DAVIE — The simplest and most ideal solution Kenny Stills is offering amid the NFL’s national anthem policy debate is to get rid of it altogether.
The league and the NFLPA are discussing revisions to the rules the owners enacted in March, and the mandate for players to stand or stay out of sight is on hold for now. The two Dolphins players who have demonstrated in the past, Stills and defensive end Robert Quinn, are waiting for that resolution until they decide how they’ll handle the anthem this season.
“I’ll just say one thing: It’s called freedom of speech,” Quinn said when asked what should happen. “Simple as that. It’s freedom of speech.”
Stills agreed, saying, “Obviously I’d like to see there be no policy at all, and the guys have a choice to go out there and do what they want to, and we can support each other and the decisions we want to make.”
This was the first time Quinn and Stills have spoken to the media since the Dolphins drew national attention last week when an Associated Press report indicated they submitted documents listing suspension as a possible penalty to for violating the anthem rules.
The team later said it hasn’t made a decision on the policy yet, and the NFL and the union are continuing to discuss a potential resolution. Dolphins coach Adam Gase said he’s waiting until something comes down from the league, but can’t envision a player being suspended over the national anthem.
The impasse didn’t stop Cowboys owner Jerry Jones from declaring that his players will be required to stand for the anthem and won’t have the option of remaining out of sight.
“I wouldn’t expect anything different,” Stills said of Jones.
Quinn and Stills said there hasn’t been much dialogue with management about the issue and their attention is centered on preparing for the upcoming season. The Dolphins opened training camp today and play their first preseason game Aug. 9 at home against Tampa Bay.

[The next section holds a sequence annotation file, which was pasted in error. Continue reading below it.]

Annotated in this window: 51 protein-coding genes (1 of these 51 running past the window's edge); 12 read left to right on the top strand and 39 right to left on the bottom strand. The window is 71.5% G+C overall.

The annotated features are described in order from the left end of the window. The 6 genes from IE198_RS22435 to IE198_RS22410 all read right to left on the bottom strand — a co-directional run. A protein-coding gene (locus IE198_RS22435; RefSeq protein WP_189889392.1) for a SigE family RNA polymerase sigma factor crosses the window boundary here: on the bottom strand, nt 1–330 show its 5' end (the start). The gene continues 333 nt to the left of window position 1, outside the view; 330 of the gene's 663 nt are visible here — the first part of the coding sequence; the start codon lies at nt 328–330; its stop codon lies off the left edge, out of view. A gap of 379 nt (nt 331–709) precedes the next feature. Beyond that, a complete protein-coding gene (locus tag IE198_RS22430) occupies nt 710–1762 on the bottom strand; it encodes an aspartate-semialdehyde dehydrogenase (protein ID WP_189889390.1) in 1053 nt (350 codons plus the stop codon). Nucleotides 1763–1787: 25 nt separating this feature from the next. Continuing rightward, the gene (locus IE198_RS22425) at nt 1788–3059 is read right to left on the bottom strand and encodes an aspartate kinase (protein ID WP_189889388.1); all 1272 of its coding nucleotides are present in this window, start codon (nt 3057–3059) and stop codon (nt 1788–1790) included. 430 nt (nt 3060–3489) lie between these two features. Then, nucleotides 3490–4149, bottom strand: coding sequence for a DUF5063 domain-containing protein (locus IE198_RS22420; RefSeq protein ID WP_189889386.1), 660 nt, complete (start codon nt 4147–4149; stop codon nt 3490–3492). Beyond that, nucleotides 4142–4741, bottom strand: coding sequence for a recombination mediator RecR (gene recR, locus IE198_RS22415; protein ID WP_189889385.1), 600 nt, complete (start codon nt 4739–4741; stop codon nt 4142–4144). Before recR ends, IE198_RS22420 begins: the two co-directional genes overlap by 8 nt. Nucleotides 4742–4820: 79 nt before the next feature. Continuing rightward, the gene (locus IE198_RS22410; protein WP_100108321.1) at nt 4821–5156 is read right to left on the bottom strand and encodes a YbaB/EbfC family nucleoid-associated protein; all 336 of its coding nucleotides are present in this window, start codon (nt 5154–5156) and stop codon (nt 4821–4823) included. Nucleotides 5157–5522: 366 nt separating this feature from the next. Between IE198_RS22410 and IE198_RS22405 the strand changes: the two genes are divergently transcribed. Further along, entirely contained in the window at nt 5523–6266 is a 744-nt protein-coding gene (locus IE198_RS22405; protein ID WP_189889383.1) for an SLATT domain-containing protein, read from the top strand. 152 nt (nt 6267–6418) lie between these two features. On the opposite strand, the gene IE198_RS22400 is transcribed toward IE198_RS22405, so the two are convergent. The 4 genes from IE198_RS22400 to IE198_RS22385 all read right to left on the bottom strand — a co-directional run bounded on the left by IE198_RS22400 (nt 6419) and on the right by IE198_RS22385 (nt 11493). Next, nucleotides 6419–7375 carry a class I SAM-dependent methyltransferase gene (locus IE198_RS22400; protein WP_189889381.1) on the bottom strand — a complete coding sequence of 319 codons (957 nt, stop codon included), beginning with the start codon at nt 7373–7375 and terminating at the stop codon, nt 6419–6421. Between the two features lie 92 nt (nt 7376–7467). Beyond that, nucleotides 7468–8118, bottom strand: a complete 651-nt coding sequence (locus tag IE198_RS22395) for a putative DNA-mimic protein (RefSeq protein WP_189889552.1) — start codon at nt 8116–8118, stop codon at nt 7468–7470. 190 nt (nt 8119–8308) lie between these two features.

Stills has worked frequently with owner Stephen Ross in social justice efforts and appears to have had a good relationship with him during his four years playing for the Dolphins. He hasn’t spoken much with Ross about the national anthem issue since last season.
Quinn, who came in on a trade with the Rams this offseason, said he’s never discussed it with Ross.
“No one brought it up,” Quinn said. “Until we have a discussion, that’s just where it is right now. If the topic comes up, then it comes up. But right now, I’ll hold my opinion to myself and try to do my best to make this football team better.”
While Stills kneeled the last two seasons, Quinn raised a fist during the anthem last year. The NFL’s no-kneeling policy did not specifically address an action like Quinn’s, though it could be covered under the requirement to “stand and show respect for the flag and the anthem.”
“If anybody knew actual rules in the NFL, good luck suspending somebody,” he said. “It takes about 5,000 things before anybody can get suspended by a club.”
He added, “I’m just telling you, other incidents that have happened in the past, it’s harder to suspend guys than what anybody realizes.”
Protests during the anthem have been an issue since 2016, Gase’s first year as head coach of the Dolphins. Since then, the team’s response has been all over the place. There was a stretch last season in which players were required to stay in the locker room if they weren’t going to stand, but that policy was pulled back.
It’s been a similarly turbulent ride for the NFL, which believed it finally solved the problem by laying down rules in March that required players to stand or stay off the field. It put that policy on hold after the NFLPA filed a grievance this month, and the league and players union agreed to continue trying to find a solution that suits both sides.
That takes the issue out of Gase’s hands for the moment. He doesn’t have to answer questions about a policy that currently isn’t in place.
“I just kinda wait and see what we’re told by the NFL and NFLPA, what’s going on as far as their conversations go,” he said. “I wait until we actually start games. It seems like things change a lot.”